In 2018, 42 percent of students in the Blaine County School District qualified for the free and reduced lunch program.
“It’s hard to get Blaine County-specific statistics, but in [nonprofit national organization] Feeding America’s annual survey, 17 percent of children are living in food insecurity,” McKenna said.
The wages in Blaine County are higher than the national average, meaning that many families are not eligible for food stamps, even if they’re struggling financially, McKenna said. And Blaine County is rated No. 8 in the country for most expensive food costs.
“There are four to five grocery stores in the area, and they’re largely priced the same,” McKenna said. “This is a resort market, with resort-rate food prices.”
Combined with “stagnant wages and rising food and housing costs,” Blaine County salaries aren’t stretching as far as they used to.
The Hunger Coalition has implemented many programs in local schools—including Daily Bites in every public school, its Snack Packs program in elementary and middle schools and lunch programs over the summer.
“We help babies, all the way up to teenagers,” McKenna said. “We’re working to implement a variety of programs and stigma-free programs that work with more kids, especially on the high school level.”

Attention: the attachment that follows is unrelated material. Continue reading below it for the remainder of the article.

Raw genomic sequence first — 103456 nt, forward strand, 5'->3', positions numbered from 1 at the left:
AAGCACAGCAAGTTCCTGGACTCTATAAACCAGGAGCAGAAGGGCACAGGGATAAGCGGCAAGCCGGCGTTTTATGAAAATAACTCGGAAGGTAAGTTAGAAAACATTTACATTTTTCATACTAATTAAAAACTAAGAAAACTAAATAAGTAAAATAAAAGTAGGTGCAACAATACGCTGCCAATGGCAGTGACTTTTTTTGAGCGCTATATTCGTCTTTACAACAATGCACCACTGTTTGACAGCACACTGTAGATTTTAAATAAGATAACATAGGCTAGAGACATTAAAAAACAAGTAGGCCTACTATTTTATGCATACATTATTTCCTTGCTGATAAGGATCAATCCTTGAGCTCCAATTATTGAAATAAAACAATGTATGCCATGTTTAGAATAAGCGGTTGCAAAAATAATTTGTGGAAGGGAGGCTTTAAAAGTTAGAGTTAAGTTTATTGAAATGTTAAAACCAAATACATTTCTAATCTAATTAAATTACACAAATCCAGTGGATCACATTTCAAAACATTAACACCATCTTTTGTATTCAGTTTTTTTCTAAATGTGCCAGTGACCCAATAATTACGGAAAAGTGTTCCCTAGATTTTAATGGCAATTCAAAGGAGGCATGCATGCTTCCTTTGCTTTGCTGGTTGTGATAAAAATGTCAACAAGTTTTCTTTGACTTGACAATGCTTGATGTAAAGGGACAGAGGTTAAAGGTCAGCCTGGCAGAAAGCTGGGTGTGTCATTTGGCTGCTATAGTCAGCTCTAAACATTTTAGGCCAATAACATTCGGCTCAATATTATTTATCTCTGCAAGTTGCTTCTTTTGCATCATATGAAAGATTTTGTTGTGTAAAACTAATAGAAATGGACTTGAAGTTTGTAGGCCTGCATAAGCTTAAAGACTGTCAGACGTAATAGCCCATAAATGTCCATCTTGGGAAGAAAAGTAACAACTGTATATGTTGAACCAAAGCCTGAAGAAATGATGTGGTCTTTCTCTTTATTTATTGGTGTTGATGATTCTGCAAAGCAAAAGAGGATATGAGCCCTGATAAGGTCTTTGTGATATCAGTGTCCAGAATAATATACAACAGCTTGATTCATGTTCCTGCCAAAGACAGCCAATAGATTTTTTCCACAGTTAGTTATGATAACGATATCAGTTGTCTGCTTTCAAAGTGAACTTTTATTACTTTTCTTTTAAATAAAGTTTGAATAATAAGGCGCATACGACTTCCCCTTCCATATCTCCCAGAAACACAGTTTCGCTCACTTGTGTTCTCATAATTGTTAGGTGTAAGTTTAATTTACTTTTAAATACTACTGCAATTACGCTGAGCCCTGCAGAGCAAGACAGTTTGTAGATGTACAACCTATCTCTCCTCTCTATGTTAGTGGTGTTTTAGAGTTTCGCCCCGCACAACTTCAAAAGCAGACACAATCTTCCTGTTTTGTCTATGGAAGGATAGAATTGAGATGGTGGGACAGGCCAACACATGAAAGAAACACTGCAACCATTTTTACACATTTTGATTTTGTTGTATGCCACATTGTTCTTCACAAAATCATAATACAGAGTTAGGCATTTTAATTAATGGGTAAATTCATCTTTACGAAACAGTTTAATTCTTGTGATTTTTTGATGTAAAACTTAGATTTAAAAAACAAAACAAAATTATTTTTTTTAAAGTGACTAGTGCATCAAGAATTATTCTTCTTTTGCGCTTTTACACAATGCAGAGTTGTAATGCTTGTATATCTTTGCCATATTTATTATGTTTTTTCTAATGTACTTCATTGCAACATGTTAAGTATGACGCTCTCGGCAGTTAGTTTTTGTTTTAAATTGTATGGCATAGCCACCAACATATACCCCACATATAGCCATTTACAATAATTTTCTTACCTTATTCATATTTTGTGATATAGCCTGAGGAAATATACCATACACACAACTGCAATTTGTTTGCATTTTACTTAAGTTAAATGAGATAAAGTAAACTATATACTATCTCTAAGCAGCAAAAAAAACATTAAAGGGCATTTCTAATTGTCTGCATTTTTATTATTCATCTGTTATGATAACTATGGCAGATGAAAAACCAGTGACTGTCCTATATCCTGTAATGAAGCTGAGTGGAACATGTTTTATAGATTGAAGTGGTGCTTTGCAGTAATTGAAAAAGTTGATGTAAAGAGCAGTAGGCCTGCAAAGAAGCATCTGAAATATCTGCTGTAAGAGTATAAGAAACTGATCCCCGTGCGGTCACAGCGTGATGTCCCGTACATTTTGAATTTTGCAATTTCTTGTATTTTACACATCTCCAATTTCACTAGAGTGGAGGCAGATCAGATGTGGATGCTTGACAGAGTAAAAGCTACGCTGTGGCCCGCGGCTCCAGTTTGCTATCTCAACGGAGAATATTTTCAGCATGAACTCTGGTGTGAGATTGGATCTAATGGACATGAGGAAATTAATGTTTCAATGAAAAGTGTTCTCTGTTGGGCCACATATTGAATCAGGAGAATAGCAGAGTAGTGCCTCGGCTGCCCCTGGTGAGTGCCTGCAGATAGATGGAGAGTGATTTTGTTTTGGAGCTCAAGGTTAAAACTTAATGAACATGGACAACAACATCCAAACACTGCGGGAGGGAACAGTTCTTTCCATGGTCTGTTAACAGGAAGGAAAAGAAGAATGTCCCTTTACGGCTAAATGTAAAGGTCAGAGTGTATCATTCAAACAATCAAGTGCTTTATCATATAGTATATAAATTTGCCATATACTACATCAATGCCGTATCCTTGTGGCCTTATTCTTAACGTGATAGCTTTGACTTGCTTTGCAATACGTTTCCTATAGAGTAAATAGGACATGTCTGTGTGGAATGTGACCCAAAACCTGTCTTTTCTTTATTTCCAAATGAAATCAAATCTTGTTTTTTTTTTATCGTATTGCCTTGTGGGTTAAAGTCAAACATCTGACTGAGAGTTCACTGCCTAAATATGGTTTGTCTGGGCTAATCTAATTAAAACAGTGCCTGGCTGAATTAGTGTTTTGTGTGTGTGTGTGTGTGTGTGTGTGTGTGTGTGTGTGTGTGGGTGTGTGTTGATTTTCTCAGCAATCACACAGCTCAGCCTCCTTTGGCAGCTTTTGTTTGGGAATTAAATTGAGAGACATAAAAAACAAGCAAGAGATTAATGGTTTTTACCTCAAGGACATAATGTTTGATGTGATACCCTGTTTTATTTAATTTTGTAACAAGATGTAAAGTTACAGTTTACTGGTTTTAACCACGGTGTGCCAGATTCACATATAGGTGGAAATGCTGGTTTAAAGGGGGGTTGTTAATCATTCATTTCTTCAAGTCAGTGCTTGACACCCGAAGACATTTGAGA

McKenna echoed Wood’s sentiment over raising awareness for food insecurity and changing the conversation about food insecurity in America.
“Hunger is an outdated term,” McKenna said. “Food insecure is more widely used—it means that you don’t know where your next meal is coming from. There are a wide variety of factors that lead to food insecurity”
Said Wood, “A lot of these people who can’t afford to feed their kids—it’s not because they’re deadbeats, it’s not because they do drugs—it’s because they literally cannot make it. A lot of them have college educations, yet they can’t get a job in their chosen trade, and they’re out there flipping hamburgers.